The apprenticeship levy: what is it and what does it mean to you?
When you look at new ways to enhance your workforce, apprenticeships are an increasingly popular way to get hands-on talent into your businesses. And, if you get it right, they’re an effective way of attracting those looking for a career and not seduced by university life.
To help businesses achieve this, the apprenticeship levy was introduced in order to create a further 3 million apprenticeships by 2020.
The levy became payable monthly through PAYE on 6th April 2017. Money paid is placed into a digital pot which the employer can then draw upon to fund the external costs of apprenticeship training.
So, who’s paying for it?
Well, here’s the short answer:
- every employer that has an annual pay bill of more than £3m; or,
- those connected to other companies or charities for Employment Allowance which in total have an annual pay bill of more than £3 million.
What does this mean you?
Your pay bill consists of all payments made to employees that are subject to employer Class 1 Secondary National Insurance Contributions (NICs), for example; wages, bonuses and commission.
Any of your ‘employees who are subject to NICs’ include those who have an application rate of 0%. This means, when calculating your pay bill you must include the earnings of:
- employees earning below the Lower Earning Limit and the Secondary Threshold,
- employees under the age of 21; and,
- apprentices under the age of 25.
Your pay bill does not include the earnings of:
- employees under the age of 16,
- employees who are not subject to UK NICs legislation; and,
- employees whose earnings are subject to Class 1A NICs, such as benefits in kind.
How much will it cost your business?
The apprenticeship levy is charged at 0.5% of your annual pay bill, and each employer has an apprenticeship levy allowance of £15,000. This means that the amount you will need to pay is reduced by £15,000 per year.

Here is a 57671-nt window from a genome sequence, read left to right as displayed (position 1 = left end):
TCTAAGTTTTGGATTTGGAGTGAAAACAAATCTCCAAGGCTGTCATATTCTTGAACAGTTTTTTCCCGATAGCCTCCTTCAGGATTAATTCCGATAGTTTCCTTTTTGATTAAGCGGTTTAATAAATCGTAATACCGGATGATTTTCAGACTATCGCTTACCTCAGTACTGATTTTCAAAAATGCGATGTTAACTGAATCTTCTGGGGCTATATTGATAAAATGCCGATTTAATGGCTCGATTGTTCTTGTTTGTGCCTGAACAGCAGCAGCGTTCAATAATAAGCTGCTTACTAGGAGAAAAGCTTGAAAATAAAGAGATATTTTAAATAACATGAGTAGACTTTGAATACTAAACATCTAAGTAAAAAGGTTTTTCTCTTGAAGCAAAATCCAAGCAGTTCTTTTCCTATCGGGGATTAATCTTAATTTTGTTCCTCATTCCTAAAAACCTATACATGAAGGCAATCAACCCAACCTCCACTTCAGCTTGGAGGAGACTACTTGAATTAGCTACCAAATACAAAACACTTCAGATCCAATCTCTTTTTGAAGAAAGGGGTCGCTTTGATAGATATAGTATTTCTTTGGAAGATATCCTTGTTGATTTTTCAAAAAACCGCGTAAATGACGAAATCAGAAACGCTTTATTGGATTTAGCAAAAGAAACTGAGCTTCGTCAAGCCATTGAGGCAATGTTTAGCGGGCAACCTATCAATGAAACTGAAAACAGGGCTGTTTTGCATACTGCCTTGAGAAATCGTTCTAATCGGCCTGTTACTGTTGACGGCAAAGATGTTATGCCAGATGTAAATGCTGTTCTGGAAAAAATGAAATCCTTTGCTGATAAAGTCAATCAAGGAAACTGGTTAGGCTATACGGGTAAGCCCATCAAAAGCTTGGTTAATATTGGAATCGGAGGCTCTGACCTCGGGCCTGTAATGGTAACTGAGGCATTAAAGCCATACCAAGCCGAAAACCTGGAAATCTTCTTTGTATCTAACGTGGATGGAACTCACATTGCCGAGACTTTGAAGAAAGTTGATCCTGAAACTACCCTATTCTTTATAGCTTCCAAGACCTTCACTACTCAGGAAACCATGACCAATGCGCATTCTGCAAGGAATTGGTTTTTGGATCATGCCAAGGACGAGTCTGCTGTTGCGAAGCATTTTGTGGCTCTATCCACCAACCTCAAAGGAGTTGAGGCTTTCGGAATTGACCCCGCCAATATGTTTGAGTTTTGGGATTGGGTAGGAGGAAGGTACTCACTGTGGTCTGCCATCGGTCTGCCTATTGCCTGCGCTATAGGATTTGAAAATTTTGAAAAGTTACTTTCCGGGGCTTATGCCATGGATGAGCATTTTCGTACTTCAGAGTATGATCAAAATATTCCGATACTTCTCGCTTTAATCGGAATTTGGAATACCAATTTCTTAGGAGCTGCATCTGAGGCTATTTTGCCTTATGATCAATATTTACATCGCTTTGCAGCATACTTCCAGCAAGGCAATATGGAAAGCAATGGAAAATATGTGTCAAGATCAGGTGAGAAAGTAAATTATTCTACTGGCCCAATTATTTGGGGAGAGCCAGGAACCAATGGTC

If your business is part of a connection of companies or charities, you have £15,000 to share between you. A separate allowance is not given for each business entity.
So, to calculate how much you will be charged each month for the levy:
- divide your apprenticeship levy allowance (the £15,000) by 12,
- subtract this figure from 0.5% of your monthly pay bill; then,
- what you have left is what you will be charged.
ABC Ltd’s pay bill is £6m per year. Their monthly pay bill is £500,000. They have no connected companies so they have the full £15,000 allowance to deduct.
- £15,000 divided by 12 = £1,250 per month allowance.
- 0.5% of £500,000 is £2,500.
- Subtract the monthly allowance from this.
- This leaves £1,250, which is how much they will be charged per month.
Can you benefit even if you’re not required to pay the levy?
When the levy was first announced in 2015, the (then) Chancellor George Osborne said businesses would “get back more than they put in”. However, smaller, non-levy paying businesses could also benefit from funding through a system of “co-investment”. This is where the employer pays 10% and the Government covers the other 90% of the cost of training.
Unlike levy-payers, however, smaller companies face a more complex route to gaining this investment. This is because they have to negotiate contracts with training providers to secure the limited amount of funding on offer.
However, if you run a small business, don’t be put off by this. John Rogers, chief executive of Skills for Health and Justice, said: “Taking on and training apprentices is a fantastic way for organisations to shape the future of their business and it is imperative they know how to make the most of new opportunities.” Apprenticeships can certainly open a world of opportunities for your business regardless of its size.
If you have any questions about the apprenticeship levy, please get in touch with your dedicated Jelf Risk Management consultant, who will be happy to help. If you would like assistance and are not currently a Jelf Risk Management client, please call 0345 040 0002 and ask for the employment law team.